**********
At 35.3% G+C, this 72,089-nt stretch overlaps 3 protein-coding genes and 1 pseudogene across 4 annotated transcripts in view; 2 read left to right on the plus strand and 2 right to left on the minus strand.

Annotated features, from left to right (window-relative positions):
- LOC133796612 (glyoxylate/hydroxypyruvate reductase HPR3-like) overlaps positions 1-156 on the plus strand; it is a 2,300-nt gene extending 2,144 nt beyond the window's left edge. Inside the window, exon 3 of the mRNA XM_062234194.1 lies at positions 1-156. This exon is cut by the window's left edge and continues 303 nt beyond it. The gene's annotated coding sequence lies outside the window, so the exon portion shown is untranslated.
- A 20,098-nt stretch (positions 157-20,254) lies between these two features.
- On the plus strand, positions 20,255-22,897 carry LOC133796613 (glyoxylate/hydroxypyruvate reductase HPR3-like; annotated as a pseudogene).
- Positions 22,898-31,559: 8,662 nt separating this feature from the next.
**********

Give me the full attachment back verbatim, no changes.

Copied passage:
At 35.3% G+C, this 72,089-nt stretch overlaps 3 protein-coding genes and 1 pseudogene across 4 annotated transcripts in view; 2 read left to right on the plus strand and 2 right to left on the minus strand.

Annotated features, from left to right (window-relative positions):
- LOC133796612 (glyoxylate/hydroxypyruvate reductase HPR3-like) overlaps positions 1-156 on the plus strand; it is a 2,300-nt gene extending 2,144 nt beyond the window's left edge. Inside the window, exon 3 of the mRNA XM_062234194.1 lies at positions 1-156. This exon is cut by the window's left edge and continues 303 nt beyond it. The gene's annotated coding sequence lies outside the window, so the exon portion shown is untranslated.
- A 20,098-nt stretch (positions 157-20,254) lies between these two features.
- On the plus strand, positions 20,255-22,897 carry LOC133796613 (glyoxylate/hydroxypyruvate reductase HPR3-like; annotated as a pseudogene).
- Positions 22,898-31,559: 8,662 nt separating this feature from the next.